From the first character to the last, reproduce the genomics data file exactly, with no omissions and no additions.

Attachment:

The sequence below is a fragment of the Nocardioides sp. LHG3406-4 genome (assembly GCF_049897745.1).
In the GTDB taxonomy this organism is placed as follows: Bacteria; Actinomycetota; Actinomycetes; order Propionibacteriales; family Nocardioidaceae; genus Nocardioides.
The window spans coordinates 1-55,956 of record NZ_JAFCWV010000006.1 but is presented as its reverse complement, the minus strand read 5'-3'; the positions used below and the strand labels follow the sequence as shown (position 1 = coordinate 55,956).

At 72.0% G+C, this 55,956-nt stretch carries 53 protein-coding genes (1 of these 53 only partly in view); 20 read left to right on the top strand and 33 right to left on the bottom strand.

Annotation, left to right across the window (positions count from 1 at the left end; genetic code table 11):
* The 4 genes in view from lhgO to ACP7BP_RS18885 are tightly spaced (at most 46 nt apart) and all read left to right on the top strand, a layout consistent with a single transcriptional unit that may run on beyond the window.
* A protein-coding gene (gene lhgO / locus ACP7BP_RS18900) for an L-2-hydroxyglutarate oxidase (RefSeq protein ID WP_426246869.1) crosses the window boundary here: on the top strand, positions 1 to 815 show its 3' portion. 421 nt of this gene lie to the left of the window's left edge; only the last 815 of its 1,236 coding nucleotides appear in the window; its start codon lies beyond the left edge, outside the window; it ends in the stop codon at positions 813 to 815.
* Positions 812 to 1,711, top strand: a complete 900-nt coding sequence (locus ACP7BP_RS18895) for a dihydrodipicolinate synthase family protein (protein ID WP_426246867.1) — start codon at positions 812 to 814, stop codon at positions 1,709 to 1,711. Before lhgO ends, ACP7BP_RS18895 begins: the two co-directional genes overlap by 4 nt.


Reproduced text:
The sequence below is a fragment of the Nocardioides sp. LHG3406-4 genome (assembly GCF_049897745.1).
In the GTDB taxonomy this organism is placed as follows: Bacteria; Actinomycetota; Actinomycetes; order Propionibacteriales; family Nocardioidaceae; genus Nocardioides.
The window spans coordinates 1-55,956 of record NZ_JAFCWV010000006.1 but is presented as its reverse complement, the minus strand read 5'-3'; the positions used below and the strand labels follow the sequence as shown (position 1 = coordinate 55,956).

At 72.0% G+C, this 55,956-nt stretch carries 53 protein-coding genes (1 of these 53 only partly in view); 20 read left to right on the top strand and 33 right to left on the bottom strand.

Annotation, left to right across the window (positions count from 1 at the left end; genetic code table 11):
* The 4 genes in view from lhgO to ACP7BP_RS18885 are tightly spaced (at most 46 nt apart) and all read left to right on the top strand, a layout consistent with a single transcriptional unit that may run on beyond the window.
* A protein-coding gene (gene lhgO / locus ACP7BP_RS18900) for an L-2-hydroxyglutarate oxidase (RefSeq protein ID WP_426246869.1) crosses the window boundary here: on the top strand, positions 1 to 815 show its 3' portion. 421 nt of this gene lie to the left of the window's left edge; only the last 815 of its 1,236 coding nucleotides appear in the window; its start codon lies beyond the left edge, outside the window; it ends in the stop codon at positions 813 to 815.
* Positions 812 to 1,711, top strand: a complete 900-nt coding sequence (locus ACP7BP_RS18895) for a dihydrodipicolinate synthase family protein (protein ID WP_426246867.1) — start codon at positions 812 to 814, stop codon at positions 1,709 to 1,711. Before lhgO ends, ACP7BP_RS18895 begins: the two co-directional genes overlap by 4 nt.